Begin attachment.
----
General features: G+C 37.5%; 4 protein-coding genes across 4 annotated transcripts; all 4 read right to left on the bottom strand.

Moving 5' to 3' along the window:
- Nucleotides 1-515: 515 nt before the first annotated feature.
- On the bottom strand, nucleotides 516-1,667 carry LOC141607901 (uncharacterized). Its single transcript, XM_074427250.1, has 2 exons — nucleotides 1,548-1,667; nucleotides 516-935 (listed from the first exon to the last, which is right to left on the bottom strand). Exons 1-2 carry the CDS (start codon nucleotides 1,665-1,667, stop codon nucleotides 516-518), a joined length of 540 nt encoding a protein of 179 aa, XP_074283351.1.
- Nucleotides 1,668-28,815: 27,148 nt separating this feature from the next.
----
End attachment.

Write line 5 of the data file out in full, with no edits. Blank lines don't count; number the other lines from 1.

- Nucleotides 1,668-28,815: 27,148 nt separating this feature from the next.